President Barack Obama took a chance on the former president Wednesday, awarding him the evening’s prime speaking slot, and Clinton came through for him big time.
Clinton has been known to use these occasions to burnish his own legacy — and indeed he did a lot of that in Charlotte — but he used his eighth appearance before a Democratic convention to defend Obama while at the same time sticking to the Obama team’s favorite strategy, “Blame Bush.” Said Clinton: “President Obama started with a much weaker economy than I did. No president, not me, not any of my predecessors, could have repaired all the damage he found in just four years.”
And Clinton launched a rebuttal of Republican criticisms, defending the auto bailout, health care, even the waivers the Obama administration has granted that gut Clinton’s signature welfare reform law.
The president emerged onstage at the end of the 51-minute speech to embrace the former president in a man hug.
Clinton has a quick temper, but the flashes are brief and quickly forgotten, and the man does not seem to hold grudges. He and Obama’s supporters clashed during the 2008 Democratic Primary in which his wife, Hillary, was a candidate. But by the election, bygones were bygones. Moreover, Clinton said of Obama on Wednesday: “He appointed Cabinet members who supported Hillary in the primaries. Heck, he even appointed Hillary!”
In keeping with tradition, the indefatigable secretary of state stayed away from partisan politics and the convention, the first one she has missed since 1968.
Of course, the question arose as to whether Hillary, who is stepping down from the State Department after Obama’s first term, would run again in 2016. Bill Clinton’s answer: “We’re not kids anymore. I don’t have any idea if she’ll ever run again. She says she won’t.”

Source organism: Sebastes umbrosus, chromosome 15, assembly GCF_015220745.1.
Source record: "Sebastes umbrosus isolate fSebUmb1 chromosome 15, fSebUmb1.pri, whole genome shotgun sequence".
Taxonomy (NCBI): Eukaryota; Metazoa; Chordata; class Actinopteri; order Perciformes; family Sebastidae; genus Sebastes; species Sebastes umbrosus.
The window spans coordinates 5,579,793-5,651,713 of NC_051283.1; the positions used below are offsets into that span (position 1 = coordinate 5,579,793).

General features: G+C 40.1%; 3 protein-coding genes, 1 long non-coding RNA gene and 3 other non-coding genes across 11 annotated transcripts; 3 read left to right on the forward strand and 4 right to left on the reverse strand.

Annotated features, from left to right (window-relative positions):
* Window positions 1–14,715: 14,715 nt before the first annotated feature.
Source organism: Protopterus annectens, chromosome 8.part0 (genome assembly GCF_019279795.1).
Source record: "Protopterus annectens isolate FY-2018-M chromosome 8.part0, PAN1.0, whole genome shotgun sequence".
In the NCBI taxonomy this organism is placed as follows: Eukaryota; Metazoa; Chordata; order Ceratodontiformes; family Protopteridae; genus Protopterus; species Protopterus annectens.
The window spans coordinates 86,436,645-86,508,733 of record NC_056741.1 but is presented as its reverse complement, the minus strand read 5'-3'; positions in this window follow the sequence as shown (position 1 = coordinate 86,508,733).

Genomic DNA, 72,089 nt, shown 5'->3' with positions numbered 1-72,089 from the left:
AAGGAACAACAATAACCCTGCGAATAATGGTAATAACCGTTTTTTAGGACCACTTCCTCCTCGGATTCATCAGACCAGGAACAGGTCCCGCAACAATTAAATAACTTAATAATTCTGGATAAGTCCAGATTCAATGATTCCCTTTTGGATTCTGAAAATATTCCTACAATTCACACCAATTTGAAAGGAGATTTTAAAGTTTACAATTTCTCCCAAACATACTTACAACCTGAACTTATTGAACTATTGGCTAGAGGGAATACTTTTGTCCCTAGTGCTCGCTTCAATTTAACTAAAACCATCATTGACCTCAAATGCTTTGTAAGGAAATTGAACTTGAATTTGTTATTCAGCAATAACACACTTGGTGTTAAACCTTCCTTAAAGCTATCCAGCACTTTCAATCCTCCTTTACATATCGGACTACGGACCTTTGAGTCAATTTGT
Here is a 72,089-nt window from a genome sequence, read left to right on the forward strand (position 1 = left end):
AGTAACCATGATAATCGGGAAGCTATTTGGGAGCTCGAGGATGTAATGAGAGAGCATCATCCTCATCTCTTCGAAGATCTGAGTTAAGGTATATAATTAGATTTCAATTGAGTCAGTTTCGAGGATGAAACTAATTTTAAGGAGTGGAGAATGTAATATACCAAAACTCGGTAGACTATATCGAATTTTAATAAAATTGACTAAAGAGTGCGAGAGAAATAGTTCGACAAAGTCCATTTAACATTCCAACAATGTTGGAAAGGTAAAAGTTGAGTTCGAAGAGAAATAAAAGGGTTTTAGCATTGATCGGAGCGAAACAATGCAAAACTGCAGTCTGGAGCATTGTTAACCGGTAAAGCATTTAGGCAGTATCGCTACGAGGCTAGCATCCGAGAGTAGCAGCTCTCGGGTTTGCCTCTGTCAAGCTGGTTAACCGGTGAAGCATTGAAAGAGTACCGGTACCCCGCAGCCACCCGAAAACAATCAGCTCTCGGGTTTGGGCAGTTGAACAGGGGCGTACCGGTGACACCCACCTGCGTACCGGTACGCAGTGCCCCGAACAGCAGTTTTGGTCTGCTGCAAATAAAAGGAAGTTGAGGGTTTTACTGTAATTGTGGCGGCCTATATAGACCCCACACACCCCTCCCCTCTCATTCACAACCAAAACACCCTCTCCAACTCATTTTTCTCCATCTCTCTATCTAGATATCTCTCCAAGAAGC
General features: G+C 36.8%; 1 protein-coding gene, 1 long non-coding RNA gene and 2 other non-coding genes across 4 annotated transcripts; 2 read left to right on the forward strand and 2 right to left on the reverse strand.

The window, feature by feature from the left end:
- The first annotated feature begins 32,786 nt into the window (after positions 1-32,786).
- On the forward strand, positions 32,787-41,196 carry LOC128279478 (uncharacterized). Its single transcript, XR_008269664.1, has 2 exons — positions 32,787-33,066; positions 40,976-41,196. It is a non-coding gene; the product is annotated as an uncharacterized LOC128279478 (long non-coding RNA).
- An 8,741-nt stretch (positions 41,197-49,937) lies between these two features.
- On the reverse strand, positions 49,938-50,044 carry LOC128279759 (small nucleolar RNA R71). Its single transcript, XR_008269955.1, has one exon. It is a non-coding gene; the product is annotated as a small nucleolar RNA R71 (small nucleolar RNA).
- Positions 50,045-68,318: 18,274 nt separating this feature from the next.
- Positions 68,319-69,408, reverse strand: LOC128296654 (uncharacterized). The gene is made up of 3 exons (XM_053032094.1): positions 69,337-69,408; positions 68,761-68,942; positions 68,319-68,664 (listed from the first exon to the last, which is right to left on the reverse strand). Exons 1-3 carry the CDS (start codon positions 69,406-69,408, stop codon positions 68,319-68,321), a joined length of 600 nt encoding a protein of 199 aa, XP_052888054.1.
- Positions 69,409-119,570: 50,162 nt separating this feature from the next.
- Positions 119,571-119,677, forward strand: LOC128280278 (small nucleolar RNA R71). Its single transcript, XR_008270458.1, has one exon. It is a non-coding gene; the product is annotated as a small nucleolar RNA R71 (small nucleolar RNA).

Ronald Reagan redefined the age at which it’s acceptable to run. He was 69 when he ran the first time, the same age Hillary Clinton will be in 2016. The dreams of dynasty, even if only idle ones, will die if Obama loses. And for a host of reasons, perhaps the least of which is his wife, Bill Clinton truly wants to see Obama win in November.
Barack Obama is not making the mistake that Vice President Al Gore made in 2000 when he chose to keep the former president at arm’s length. When you can’t run on your abysmal economic record; can’t run on your ham-handed foreign policy record; can’t run on your deeply unpopular undoing of the nation’s healthcare system and the new tax that accompanies it; and can’t run on your failure to address the looming bankruptcy of Social Security; you do what you have to do: try to persuade people they’re voting for the ostensible third term of Bill Clinton, rather than for four more dreary years of Obamaism.